Uncertainty across the economy and investment markets is creating enormous nervousness about the future. And an upcoming Federal election isn’t helping matters either.
Interest rates are at a cross roads. The economy is at a cross roads. And so is investor sentiment. We’re in a period where it’s tough to predict the next 12 months.
One good indicator is the health of corporate Australia, particularly the big end of town and its outlook. The latest profit reporting season has provided some interesting themes for all investors to be aware of.
Research group CommSec has tracked the earnings results of the top 200 listed companies for the July to December period and found:
• 94 per cent reported a profit.
• 50 per cent reported a lift in profits, although that was below the long term average of 61.5 per cent.
• 87 per cent paid a dividend, with 61 per cent lifting the dividend, 16 per cent cutting and 22 per cent leaving it unchanged.
• 48 per cent lifted cash holdings.
In a nutshell, our big listed companies have generally been doing it tougher than in recent years. But more important than the sheer numbers are the themes they have been talking about in describing general economic and business conditions.
1. Global uncertainty has had a big impact
Remember the sharemarket crash of last November and December? Our corporates certainly did and many said that period impacted their results.
Malcolm Turnbull was deposed at the end of August then came the Brexit stand-off in Britain, the China-US trade tensions and the second guessing of the Federal Reserve on US interest rates. As a result, sharemarkets were smashed globally and investors turned to fear.
It was a wild period for corporates and their customers, which impacted on many bottom lines. It also contrasts with the incredible turnaround in the first two months of this calendar year with the US sharemarket having its best start to a year in 32 years.
2. Resource companies have been boosted
One of the huge surprises of the last reporting season was the strong results from major resource companies like BHP and Rio Tinto. There had been predictions of weakness in energy and metal prices because of a slowing Chinese and global economy.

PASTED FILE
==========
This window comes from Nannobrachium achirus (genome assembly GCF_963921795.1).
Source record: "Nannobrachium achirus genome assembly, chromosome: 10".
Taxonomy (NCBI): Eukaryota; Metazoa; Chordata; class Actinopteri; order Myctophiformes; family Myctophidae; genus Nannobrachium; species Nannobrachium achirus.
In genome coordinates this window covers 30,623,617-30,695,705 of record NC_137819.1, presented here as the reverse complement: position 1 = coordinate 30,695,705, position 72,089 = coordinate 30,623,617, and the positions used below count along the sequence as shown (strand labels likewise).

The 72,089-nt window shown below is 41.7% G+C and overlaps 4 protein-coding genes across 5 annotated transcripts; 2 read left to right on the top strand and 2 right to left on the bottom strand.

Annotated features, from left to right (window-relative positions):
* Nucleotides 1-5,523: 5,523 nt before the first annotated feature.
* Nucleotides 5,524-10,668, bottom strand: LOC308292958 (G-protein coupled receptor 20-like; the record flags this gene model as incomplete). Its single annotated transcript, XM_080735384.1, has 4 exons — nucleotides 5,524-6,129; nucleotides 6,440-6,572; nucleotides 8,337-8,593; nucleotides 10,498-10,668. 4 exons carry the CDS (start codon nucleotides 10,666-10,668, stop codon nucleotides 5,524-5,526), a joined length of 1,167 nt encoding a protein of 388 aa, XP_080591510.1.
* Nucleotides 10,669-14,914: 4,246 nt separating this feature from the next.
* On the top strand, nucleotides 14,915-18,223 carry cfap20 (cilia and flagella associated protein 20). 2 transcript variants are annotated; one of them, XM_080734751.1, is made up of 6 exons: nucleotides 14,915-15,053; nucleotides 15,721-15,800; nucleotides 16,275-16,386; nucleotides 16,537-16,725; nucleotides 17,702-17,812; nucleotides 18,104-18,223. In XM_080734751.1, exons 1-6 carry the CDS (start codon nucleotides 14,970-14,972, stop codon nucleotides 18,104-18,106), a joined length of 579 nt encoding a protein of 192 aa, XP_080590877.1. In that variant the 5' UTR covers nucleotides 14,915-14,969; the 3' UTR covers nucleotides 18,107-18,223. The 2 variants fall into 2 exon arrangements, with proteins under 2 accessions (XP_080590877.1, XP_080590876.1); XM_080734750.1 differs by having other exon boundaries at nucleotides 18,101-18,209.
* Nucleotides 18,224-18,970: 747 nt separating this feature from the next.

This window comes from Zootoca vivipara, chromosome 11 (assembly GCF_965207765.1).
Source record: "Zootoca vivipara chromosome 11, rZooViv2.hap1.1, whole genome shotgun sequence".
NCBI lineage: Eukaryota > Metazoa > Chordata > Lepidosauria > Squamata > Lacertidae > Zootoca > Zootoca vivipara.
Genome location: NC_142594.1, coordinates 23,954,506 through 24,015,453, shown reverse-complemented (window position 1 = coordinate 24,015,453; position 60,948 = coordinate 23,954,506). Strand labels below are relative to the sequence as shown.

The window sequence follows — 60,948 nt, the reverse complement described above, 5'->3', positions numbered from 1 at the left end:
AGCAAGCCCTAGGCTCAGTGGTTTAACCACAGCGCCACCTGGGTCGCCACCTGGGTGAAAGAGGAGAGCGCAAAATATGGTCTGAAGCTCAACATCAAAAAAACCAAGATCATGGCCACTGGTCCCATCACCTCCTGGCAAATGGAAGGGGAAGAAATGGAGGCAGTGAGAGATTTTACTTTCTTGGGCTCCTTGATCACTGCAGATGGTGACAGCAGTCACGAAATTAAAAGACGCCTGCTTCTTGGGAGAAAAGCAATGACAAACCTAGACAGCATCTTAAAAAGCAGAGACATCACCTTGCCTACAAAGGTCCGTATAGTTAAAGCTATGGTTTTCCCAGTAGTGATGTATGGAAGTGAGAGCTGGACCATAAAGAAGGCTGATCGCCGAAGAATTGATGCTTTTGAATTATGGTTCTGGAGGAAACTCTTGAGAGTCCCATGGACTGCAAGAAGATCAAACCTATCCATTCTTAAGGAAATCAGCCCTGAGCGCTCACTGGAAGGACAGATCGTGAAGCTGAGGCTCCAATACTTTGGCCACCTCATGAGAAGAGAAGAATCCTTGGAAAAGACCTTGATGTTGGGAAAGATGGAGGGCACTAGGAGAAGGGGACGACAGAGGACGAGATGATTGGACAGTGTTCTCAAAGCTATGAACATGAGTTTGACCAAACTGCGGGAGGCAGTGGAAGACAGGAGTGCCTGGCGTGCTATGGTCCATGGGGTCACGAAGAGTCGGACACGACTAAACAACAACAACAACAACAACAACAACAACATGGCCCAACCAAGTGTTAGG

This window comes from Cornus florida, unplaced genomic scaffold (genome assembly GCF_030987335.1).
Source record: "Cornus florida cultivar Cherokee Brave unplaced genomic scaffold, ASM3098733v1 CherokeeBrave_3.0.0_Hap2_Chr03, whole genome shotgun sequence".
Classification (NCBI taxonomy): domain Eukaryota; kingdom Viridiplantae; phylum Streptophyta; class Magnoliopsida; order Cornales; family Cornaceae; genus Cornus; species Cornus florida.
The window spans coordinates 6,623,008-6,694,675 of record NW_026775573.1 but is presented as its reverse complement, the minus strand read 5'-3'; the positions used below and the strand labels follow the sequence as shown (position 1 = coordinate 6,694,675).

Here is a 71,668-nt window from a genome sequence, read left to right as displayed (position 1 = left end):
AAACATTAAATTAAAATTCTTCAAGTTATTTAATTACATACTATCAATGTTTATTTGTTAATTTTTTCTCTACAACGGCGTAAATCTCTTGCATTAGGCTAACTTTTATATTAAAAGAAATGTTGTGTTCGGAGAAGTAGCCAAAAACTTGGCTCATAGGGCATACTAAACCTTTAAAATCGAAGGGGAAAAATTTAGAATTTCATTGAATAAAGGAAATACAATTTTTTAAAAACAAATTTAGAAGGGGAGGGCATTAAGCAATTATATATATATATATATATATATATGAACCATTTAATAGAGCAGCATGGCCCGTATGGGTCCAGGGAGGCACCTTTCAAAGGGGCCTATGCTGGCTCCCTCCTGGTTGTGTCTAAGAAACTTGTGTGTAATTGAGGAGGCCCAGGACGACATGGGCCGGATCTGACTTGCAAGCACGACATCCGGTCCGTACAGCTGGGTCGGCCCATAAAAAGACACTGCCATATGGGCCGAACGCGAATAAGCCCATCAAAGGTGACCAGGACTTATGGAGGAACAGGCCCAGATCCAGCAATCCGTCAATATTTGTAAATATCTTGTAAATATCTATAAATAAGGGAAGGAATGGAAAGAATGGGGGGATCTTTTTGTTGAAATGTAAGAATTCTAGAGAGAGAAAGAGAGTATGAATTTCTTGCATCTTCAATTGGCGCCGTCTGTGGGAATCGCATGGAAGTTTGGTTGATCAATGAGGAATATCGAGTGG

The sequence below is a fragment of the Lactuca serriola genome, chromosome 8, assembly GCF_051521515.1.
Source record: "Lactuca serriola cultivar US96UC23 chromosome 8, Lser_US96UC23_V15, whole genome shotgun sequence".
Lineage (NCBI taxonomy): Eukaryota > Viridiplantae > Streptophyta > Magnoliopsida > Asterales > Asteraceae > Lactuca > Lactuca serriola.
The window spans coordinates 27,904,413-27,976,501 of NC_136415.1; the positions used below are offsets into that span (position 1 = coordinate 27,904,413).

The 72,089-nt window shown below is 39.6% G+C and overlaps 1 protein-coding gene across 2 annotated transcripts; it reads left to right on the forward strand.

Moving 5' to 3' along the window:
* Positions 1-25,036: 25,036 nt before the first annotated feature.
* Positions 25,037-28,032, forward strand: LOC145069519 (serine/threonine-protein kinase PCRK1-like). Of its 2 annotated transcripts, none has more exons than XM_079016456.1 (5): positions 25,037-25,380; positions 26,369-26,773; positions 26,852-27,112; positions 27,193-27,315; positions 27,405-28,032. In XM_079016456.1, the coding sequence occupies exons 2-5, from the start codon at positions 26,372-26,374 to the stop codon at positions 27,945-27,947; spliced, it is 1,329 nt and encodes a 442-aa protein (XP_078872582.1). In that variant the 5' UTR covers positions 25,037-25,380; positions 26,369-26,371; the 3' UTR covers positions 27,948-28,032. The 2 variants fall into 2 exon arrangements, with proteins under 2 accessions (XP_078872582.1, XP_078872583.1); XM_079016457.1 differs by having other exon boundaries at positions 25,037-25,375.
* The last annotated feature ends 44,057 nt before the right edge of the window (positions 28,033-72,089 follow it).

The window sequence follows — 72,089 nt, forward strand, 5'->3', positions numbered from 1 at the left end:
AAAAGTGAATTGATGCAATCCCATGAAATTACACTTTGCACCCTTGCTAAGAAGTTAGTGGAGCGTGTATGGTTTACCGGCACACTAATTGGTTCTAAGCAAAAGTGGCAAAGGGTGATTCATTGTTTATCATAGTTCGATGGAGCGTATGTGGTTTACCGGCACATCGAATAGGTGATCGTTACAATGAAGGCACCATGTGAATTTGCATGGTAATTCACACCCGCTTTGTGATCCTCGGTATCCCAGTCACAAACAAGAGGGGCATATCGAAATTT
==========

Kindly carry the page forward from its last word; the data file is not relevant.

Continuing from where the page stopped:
The reverse was the reality. Oil rebounded and iron ore prices defied predictions with a strong upward trend and it flowed through to good profits.
The big question is how much longer those prices can be maintained at these levels. Certainly coal prices remain uncertain amid a shift in sentiment to renewable energy by consumers and investors.
3. The housing slowdown hasn’t impacted profits … yet
While the average Australian, particularly in Sydney and Melbourne, is watching their home values fall, building companies have so far been immune from any profit hit. That’s more because of the nature of the building cycle than anything else.
Construction has a long timeline — purchase of land, finance, building approvals and then construction period — so the building part of the property cycle generally lags the price cycle by up to 18 months.
While property values have fallen because of a drop in demand and oversupply, there has been a big construction pipeline of new development which needs to be completed. Once those developments come on stream, a building downturn will follow as developers find it tougher to access financing and buyers.
4. China can be a volatile market
China accounts for 34 per cent of Australia’s exports, it’s our biggest customer, it’s a huge market … but it’s a fickle market.
If you can crack it, the profits roll in, but conditions can change dramatically. A comparison between vitamin giant Blackmores and dairy company A2 Milk are a classic case in point.
Blackmores was one of the first companies to crack the Chinese market, earning themselves huge profits and a share price rocketing to over $170. But in the last six months that share price has taken a hit down to $91 as the influential “daigou” buyers shifted to other suppliers. It was an unexpected turn of sentiment that has cost Blackmores dearly.
On the other hand A2 Milk Company has seen its share price rise from $5.83 to over $10 in the same period because of record profits from a surge in exports to China. The company has diversified into the US where exports are building nicely.
5. Retailers must get their business model right
Soft wage growth, fragile consumer sentiment and the trend toward online shopping, with its price comparisons, has meant a challenging period for retailers. Consumers are asset rich (from their homes and superannuation) but cash poor (because of low wage growth) and so are constantly bargain hunting.
The impact has been a squeeze on profit margins and the need for a constant “always on-sale” marketing cycle.
Layered on top of this is how well traditional retailers have developed their digital strategy to fight the surge in online shopping. Those with a well-executed strategy to build online sales are in great shape. The rest have long struggle ahead and investors are not happy.
Originally published as Watch list for share investors